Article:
Monday, October 31, 2016

Who Moved My Church?

John 8
Reformation Sunday
October 10, 2016

Do you know this book, “Who Moved My Cheese?”
Apparently everyone in the world read this book in 1998,
but I hadn’t read it until Beth told me to in our Mutual Ministry meeting.

The book is basically a fable or a parable,
There are lots of lessons in it,
but the basic story is simple:
There are four creatures living in a laboratory cheese maze. 
Two are mice and two are kind of little humanoid,
I’m not sure why.

Their job was to find the cheese in the maze.
For a very long time, the cheese would always show up
in Cheese Station C. They would find their way there,
get their cheese, eat their fill,
and come back when they needed more.
The cheese was always there.
It went on for, it seemed like forever.
They got used to it.

Then one day, they woke up and went to Cheese Station C,
and the cheese wasn’t there.
It just wasn’t there.
Then they went back the next day,
it wasn’t there again.
When it didn’t show up the second day,
the two mousy creatures decided
that they needed to go looking for more cheese.

The maze was big and scary and there were parts
they hadn’t been to in a long time since
they found the cheese in Cheese Station C,
but they knew they needed to just go.

But the two humanoid creatures,
they just sat there. And they sat there.
They came back to Cheese Station C every day,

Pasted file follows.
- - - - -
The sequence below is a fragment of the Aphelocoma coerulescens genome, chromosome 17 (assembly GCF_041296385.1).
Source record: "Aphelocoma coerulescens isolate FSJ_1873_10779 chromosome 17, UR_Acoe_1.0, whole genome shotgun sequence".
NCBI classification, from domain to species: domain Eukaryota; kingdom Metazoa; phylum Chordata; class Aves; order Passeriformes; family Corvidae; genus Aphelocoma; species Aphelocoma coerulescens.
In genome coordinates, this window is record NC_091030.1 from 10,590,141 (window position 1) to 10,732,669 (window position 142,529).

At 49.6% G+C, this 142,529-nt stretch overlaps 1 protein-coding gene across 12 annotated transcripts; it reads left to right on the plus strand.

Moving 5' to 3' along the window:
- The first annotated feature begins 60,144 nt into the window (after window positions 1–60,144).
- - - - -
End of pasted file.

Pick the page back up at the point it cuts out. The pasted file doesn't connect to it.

and they cried and they yelled and they complained.

They longed for the days
that they would just come to their place,
Cheese Station C and they would just find it.
They wished those days would come back.
The cheese never showed up again,
But they wouldn’t go anywhere else.
They just kept coming to Cheese station C.

They said they had been doing it so long
that they deserved it, they were entitled to it,
and how dare they (whoever “they” were)
not bring cheese to Cheese Station C.
But they wouldn’t move
and they were getting more and more hungry
and weak and sad and depressed every day.
Just sitting around asking “Who moved my cheese.”

Eventually, one of the humanoids wises up
and decides to go and leave Cheese Station C.
While he’s looking for the cheese he learns a lot
of valuable lessons, until he finally arrives at
Cheese Station N and he finds that’s where the
cheese has been moved to.

He found that the two mousy creatures
had found it a long time ago and had been enjoying it.
We never find out what happened to the
last humanoid, he could have been looking,
or he could just still be sitting there
complaining, waiting and starving.

I bring up this story, because it’s Reformation Day.
Obviously, you see the connection, right?
This is a day that we celebrate the beginning of the
church changing drastically 500 years ago
when Martin Luther nailed the 95 theses on the door.

At the time of the Reformation, the church was thriving,
it was more than thriving, it was actually
the most powerful institution in the world then.
But in its power, it was causing people pain,
and dividing people from God instead of bringing them closer.
So much so that Martin Luther, a pastor in the church,
couldn’t stand it, and did something about it.

And today, we are poised for another Reformation,
another big change is afoot in the life of the Christian Church.
But this time, there’s no Martin Luther nailing something to a door
But this time, we all know that something is wrong.
Because the church we know is dying.

I don’t want to overstate that too much.
There are still millions of people engaged in Christianity,
Millions still attend church every week,